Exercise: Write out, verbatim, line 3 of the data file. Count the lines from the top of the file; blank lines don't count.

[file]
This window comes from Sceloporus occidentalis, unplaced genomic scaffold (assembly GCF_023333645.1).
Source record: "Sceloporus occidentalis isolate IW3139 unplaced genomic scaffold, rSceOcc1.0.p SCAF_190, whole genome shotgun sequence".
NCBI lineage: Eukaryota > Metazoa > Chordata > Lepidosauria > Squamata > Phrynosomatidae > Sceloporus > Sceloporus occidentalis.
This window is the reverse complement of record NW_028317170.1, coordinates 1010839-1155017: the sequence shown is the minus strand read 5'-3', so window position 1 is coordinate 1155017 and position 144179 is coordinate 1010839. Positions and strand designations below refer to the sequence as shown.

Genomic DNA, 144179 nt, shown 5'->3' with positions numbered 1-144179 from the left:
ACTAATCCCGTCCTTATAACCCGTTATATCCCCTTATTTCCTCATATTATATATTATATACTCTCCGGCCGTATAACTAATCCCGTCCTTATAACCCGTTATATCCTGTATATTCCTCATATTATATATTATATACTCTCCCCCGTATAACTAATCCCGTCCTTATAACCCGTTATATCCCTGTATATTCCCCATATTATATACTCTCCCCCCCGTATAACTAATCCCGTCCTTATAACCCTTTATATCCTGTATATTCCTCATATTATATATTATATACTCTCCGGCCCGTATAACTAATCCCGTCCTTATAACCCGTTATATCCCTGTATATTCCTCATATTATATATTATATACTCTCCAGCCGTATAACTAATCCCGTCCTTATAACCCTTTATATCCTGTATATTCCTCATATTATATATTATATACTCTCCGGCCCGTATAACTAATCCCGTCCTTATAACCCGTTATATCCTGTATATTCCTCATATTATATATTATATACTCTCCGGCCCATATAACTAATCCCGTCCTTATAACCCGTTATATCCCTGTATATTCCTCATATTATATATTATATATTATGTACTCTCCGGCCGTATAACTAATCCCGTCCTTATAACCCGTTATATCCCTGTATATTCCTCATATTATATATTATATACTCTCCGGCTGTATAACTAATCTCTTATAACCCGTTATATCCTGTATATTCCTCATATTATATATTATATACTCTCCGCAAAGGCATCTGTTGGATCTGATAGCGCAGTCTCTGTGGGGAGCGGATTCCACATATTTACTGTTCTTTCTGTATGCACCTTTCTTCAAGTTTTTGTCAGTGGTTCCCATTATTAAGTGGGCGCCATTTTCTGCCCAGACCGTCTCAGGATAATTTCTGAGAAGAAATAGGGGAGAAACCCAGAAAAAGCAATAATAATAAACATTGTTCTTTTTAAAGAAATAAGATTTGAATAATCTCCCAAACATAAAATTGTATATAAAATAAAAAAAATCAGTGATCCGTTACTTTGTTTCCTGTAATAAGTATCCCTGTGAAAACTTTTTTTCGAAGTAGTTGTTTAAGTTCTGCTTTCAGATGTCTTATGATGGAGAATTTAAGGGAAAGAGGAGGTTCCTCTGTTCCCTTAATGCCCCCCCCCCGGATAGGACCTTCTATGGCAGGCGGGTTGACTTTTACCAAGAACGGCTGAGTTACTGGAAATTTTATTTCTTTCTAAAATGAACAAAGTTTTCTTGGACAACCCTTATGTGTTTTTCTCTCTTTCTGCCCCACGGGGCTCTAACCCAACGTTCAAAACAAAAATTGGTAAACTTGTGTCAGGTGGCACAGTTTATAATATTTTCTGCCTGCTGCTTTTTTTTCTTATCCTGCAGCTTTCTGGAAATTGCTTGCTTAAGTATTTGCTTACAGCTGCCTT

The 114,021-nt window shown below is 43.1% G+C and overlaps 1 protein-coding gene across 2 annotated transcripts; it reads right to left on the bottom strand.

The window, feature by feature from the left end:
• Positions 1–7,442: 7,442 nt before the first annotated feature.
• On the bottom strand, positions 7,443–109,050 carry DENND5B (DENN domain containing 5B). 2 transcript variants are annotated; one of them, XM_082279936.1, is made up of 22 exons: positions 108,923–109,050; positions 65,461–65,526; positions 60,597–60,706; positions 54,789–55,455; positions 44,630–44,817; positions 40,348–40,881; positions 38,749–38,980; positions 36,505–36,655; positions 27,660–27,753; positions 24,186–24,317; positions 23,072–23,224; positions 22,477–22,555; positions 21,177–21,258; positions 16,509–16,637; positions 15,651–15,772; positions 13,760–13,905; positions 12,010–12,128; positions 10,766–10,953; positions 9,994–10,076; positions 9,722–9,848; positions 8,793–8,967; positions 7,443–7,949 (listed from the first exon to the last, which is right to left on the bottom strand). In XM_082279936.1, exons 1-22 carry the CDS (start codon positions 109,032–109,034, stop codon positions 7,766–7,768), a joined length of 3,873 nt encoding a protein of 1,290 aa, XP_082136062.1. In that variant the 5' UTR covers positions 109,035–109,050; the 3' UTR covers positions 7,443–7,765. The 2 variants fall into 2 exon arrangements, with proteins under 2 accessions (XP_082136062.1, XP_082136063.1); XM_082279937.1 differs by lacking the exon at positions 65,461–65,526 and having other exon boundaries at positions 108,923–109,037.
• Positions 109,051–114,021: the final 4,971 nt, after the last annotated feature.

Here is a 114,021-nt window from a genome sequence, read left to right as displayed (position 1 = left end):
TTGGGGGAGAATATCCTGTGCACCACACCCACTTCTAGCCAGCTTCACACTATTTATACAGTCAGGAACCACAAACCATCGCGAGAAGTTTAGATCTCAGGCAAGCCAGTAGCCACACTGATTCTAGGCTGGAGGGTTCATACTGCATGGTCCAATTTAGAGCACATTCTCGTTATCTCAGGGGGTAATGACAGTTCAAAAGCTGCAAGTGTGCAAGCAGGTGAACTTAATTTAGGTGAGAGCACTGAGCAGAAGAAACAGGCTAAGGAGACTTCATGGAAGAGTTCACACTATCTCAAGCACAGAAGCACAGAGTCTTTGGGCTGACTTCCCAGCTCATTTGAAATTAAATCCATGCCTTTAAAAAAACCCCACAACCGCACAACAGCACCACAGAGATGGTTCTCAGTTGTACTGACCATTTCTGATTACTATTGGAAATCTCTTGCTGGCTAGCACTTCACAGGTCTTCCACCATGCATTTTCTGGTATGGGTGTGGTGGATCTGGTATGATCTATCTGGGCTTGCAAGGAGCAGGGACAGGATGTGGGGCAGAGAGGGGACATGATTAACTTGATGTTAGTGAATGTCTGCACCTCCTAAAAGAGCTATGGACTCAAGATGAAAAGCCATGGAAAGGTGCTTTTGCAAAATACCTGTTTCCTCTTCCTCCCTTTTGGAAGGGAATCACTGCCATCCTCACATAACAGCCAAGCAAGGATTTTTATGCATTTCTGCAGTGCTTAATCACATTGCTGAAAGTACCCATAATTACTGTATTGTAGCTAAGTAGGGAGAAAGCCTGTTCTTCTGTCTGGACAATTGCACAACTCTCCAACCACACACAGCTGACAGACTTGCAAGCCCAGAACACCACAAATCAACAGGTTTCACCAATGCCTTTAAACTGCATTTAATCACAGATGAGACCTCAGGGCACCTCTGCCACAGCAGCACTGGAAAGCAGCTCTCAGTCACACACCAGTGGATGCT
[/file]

NCBI lineage: Eukaryota > Metazoa > Chordata > Lepidosauria > Squamata > Phrynosomatidae > Sceloporus > Sceloporus occidentalis.